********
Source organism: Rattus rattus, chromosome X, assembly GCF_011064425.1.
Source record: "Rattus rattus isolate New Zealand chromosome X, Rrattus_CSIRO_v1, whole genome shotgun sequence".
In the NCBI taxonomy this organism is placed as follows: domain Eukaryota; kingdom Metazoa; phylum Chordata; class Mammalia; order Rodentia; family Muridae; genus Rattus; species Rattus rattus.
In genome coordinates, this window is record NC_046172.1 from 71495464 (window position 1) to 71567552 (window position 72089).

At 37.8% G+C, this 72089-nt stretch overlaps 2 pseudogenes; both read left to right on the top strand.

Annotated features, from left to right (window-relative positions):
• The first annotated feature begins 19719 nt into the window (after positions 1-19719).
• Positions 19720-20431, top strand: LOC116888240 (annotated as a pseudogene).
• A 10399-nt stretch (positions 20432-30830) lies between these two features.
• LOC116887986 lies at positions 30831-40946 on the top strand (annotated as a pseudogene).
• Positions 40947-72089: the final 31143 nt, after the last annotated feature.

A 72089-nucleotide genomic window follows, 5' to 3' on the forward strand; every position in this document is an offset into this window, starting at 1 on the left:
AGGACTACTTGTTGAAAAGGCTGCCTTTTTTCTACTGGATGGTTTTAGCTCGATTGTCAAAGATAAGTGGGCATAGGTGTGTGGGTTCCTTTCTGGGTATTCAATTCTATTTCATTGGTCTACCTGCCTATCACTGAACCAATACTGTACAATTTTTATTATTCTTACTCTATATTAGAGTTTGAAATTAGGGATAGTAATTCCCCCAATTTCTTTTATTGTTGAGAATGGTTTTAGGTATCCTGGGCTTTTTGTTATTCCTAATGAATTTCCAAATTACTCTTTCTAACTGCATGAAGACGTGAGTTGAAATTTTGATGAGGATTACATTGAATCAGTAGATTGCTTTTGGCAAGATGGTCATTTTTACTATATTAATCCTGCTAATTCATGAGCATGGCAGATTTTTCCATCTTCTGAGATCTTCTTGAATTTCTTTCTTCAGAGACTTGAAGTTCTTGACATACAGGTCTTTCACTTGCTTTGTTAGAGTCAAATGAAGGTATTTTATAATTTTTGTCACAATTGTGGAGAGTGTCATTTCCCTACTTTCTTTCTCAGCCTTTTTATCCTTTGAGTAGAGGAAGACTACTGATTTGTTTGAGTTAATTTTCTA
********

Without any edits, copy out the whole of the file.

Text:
Source organism: Rattus rattus, chromosome X, assembly GCF_011064425.1.
Source record: "Rattus rattus isolate New Zealand chromosome X, Rrattus_CSIRO_v1, whole genome shotgun sequence".
In the NCBI taxonomy this organism is placed as follows: domain Eukaryota; kingdom Metazoa; phylum Chordata; class Mammalia; order Rodentia; family Muridae; genus Rattus; species Rattus rattus.
In genome coordinates, this window is record NC_046172.1 from 71495464 (window position 1) to 71567552 (window position 72089).

At 37.8% G+C, this 72089-nt stretch overlaps 2 pseudogenes; both read left to right on the top strand.

Annotated features, from left to right (window-relative positions):
• The first annotated feature begins 19719 nt into the window (after positions 1-19719).
• Positions 19720-20431, top strand: LOC116888240 (annotated as a pseudogene).
• A 10399-nt stretch (positions 20432-30830) lies between these two features.
• LOC116887986 lies at positions 30831-40946 on the top strand (annotated as a pseudogene).
• Positions 40947-72089: the final 31143 nt, after the last annotated feature.

A 72089-nucleotide genomic window follows, 5' to 3' on the forward strand; every position in this document is an offset into this window, starting at 1 on the left:
AGGACTACTTGTTGAAAAGGCTGCCTTTTTTCTACTGGATGGTTTTAGCTCGATTGTCAAAGATAAGTGGGCATAGGTGTGTGGGTTCCTTTCTGGGTATTCAATTCTATTTCATTGGTCTACCTGCCTATCACTGAACCAATACTGTACAATTTTTATTATTCTTACTCTATATTAGAGTTTGAAATTAGGGATAGTAATTCCCCCAATTTCTTTTATTGTTGAGAATGGTTTTAGGTATCCTGGGCTTTTTGTTATTCCTAATGAATTTCCAAATTACTCTTTCTAACTGCATGAAGACGTGAGTTGAAATTTTGATGAGGATTACATTGAATCAGTAGATTGCTTTTGGCAAGATGGTCATTTTTACTATATTAATCCTGCTAATTCATGAGCATGGCAGATTTTTCCATCTTCTGAGATCTTCTTGAATTTCTTTCTTCAGAGACTTGAAGTTCTTGACATACAGGTCTTTCACTTGCTTTGTTAGAGTCAAATGAAGGTATTTTATAATTTTTGTCACAATTGTGGAGAGTGTCATTTCCCTACTTTCTTTCTCAGCCTTTTTATCCTTTGAGTAGAGGAAGACTACTGATTTGTTTGAGTTAATTTTCTA